When HRWs initially asked the soldiers why they had come to the scene, they were told it was by chance. Yet minutes later, another soldier admitted they had been called over, which raises further suspicion of Israeli settler/soldier/police collaboration.

Walking alongside the ditch inlaid with piping, one soldier denied any work was being done, despite the presence of the tractor. Another admitted the wooden pegs in the field every 1-2 meters were likely related to the pipes which had been laid in the ditch nearby.

Several cars of settlers had since arrived at the main road. Israeli Police spoke with the Israeli Tayush member, as well as with the Palestinian owners of the land who arrived after about ten more minutes.

Despite the presence of both Israeli police and soldiers, about 20 Israeli settlers proceeded to harass and photograph Palestinians, internationals, and the Israeli activist.

These settler youths, without any restraint imposed on them whatsoever from police or soldiers, continued to try and provoke reaction from any of the HRWs present, verbally abusing them and intrusively shoving cameras into HRWs’ faces. The settlers also focused a lot of their attention and harassment on the Israeli activist, who they obviously hated, blocking his path, and at some points trying to physically assault him.

When it was time for the police to take the statements of the Palestinian land owners (five Palestinian men, who owned the land and were present) the Israeli settlers focused their harassment on them. International HRWs used their bodies to try and keep some distance between the settlers and Palestinians. The police or soldiers did not attempt to control the settlers at all, even while they took the statements of the Palestinians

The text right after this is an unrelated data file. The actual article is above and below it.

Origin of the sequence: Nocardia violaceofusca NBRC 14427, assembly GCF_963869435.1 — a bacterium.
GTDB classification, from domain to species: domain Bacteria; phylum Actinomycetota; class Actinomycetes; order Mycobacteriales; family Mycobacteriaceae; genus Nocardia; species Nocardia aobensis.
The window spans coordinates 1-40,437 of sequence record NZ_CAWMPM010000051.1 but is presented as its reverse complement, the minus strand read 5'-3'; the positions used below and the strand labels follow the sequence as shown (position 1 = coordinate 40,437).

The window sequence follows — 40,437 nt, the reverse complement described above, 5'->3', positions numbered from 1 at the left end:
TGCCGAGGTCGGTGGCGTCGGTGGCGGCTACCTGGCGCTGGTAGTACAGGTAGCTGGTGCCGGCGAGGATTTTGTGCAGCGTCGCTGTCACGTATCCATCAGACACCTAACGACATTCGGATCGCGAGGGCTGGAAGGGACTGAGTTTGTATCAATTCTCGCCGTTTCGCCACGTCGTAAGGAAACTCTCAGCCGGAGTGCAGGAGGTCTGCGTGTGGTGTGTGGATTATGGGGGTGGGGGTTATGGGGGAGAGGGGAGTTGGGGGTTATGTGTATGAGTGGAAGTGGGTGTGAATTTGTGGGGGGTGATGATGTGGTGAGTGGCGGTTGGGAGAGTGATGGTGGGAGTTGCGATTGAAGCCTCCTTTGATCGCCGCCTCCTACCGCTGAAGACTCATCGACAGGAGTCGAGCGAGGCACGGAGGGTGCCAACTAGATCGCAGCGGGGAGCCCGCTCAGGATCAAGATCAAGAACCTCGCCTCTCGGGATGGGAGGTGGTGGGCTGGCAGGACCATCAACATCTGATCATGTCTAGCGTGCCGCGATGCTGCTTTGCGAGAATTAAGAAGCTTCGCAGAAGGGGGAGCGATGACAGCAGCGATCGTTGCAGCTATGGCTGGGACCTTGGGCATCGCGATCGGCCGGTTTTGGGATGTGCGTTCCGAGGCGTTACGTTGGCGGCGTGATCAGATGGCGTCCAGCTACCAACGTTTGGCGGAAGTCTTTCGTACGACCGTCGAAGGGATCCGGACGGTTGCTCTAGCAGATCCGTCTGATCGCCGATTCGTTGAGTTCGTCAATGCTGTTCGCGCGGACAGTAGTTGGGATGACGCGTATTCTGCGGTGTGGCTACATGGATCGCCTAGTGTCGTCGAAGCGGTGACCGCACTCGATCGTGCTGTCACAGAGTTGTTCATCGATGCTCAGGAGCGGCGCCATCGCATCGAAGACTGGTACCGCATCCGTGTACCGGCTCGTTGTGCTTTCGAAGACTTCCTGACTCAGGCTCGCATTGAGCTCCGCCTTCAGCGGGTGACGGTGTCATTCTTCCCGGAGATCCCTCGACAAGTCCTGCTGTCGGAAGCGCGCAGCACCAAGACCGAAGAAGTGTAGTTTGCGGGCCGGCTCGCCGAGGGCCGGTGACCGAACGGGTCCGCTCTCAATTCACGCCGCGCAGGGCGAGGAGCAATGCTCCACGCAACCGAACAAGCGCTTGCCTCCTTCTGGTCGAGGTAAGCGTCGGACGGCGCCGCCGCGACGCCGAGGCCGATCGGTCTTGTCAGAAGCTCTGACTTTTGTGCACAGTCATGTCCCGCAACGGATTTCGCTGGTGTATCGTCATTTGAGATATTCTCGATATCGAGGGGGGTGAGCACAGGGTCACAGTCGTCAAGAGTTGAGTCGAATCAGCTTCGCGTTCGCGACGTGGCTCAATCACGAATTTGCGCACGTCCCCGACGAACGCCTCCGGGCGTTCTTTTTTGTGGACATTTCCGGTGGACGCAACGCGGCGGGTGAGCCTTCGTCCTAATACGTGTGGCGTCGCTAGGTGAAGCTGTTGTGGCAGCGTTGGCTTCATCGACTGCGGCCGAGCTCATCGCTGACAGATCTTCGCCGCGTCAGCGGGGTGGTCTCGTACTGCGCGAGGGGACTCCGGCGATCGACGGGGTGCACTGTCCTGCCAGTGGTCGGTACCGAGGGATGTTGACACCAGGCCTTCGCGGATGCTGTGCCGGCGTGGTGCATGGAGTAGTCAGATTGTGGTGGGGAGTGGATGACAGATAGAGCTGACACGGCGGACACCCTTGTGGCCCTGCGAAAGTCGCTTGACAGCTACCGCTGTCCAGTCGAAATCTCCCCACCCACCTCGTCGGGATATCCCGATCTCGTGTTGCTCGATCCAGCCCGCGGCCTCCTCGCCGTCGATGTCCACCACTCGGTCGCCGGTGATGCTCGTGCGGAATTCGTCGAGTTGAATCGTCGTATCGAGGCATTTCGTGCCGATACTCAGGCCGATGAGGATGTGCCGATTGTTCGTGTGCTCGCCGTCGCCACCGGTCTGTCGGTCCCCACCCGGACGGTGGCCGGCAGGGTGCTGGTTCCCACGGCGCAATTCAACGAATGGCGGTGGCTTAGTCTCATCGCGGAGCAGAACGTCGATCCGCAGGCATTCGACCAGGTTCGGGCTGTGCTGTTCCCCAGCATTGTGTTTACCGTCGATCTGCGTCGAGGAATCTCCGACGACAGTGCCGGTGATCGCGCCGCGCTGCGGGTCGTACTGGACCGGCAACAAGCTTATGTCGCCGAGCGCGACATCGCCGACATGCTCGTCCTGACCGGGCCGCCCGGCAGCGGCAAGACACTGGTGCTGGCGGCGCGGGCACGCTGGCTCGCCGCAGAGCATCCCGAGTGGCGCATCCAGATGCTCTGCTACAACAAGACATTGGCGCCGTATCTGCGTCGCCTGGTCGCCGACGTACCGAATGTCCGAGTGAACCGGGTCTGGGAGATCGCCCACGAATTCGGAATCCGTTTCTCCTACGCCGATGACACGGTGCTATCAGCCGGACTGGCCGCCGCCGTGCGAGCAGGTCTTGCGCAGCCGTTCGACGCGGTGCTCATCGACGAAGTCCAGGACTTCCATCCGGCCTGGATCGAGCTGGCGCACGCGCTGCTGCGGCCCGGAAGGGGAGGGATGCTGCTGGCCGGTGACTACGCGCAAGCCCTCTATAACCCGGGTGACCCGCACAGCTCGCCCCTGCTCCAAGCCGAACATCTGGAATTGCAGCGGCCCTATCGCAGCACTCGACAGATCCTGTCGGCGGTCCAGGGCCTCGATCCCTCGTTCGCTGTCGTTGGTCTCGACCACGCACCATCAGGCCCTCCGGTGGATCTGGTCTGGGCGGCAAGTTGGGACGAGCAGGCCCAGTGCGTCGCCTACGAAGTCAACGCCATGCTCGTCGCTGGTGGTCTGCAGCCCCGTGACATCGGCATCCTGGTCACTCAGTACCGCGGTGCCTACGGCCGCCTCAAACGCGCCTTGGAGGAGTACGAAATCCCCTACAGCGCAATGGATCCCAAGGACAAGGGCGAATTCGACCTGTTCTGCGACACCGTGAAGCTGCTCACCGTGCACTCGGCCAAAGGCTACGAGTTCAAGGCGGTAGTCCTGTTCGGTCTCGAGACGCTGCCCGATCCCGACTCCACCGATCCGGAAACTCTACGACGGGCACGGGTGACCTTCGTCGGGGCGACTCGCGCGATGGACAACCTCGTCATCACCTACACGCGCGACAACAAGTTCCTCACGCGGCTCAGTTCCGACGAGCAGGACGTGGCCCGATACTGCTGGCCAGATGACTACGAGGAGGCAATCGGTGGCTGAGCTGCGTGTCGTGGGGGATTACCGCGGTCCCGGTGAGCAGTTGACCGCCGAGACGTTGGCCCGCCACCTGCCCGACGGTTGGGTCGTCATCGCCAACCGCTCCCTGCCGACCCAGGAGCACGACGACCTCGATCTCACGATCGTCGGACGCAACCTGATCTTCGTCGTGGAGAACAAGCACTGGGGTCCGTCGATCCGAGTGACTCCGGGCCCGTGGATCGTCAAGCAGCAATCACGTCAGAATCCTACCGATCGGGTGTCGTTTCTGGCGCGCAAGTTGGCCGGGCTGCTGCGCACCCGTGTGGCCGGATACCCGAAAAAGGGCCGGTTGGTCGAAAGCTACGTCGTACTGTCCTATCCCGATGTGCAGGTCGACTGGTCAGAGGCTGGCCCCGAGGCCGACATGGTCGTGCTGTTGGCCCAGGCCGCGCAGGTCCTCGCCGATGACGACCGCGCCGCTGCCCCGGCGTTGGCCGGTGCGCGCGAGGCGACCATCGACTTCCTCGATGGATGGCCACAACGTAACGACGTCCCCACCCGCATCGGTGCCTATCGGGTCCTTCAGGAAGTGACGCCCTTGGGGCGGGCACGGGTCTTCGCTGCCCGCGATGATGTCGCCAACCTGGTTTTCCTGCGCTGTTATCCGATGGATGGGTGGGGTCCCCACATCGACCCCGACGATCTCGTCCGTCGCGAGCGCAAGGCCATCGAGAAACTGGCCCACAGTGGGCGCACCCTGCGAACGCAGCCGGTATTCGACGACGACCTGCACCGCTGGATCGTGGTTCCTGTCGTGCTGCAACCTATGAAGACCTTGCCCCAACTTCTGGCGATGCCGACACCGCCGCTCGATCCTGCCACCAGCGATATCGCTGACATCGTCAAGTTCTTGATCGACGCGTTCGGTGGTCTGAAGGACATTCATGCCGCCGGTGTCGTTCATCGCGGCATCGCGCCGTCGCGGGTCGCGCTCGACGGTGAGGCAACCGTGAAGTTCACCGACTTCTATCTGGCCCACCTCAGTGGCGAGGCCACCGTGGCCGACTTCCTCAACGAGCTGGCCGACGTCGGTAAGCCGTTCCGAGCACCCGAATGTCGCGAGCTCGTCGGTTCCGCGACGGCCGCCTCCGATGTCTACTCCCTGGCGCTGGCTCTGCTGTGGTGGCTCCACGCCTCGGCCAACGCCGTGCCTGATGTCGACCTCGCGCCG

This circus-like behaviour of the settlers ensued for 30 to 45 minutes, again, with no reprisal from any of the security forces present.

After giving statements to the police, the Israeli Tayush member left with the Palestinian land-owners to drive them home. Alone, and out of visible range of the police and soldiers, HRWs encountered repeated settler youth verbal abuse and harassment before leaving the scene. The entire event lasted for about two hours, ending at around 11:30pm.

The necessity for an international presence in such areas as Susiya is precisely due to such illegal actions and abusive menacing from surrounding settlers. The settlers’ aggressive behavior over the years has been well-documented and includes: the beating of local Palestinian residents; beating and killing of local residents’ animals; destruction of residents’ home, property, and belongings; poisoning of land and animals; illegal appropriation of Palestinian land; and continued menacing and verbal threats and harassment against Palestinian residents.

Their intrusive and violent behavior again comes with the express purpose of acquiring Palestinian land through intimidation and fear tactics. Sadly, their illegal tactics have been largely successful in the region, with many Susiya residents and land-owners leaving their land for nearby cities and towns.

The international HRWs were repeatedly told by Palestinian and Israeli activists and rights workers that their presence causes the level of violence to drop significantly. Villages, such as Susiya, without an international presence are left to the mercy of any actions the Israeli settlers, soldiers, or police may take against them. Which is why it is so vital to have an international presence in the area, one which will advocate for Palestinian rights and stand in solidarity with Palestinians.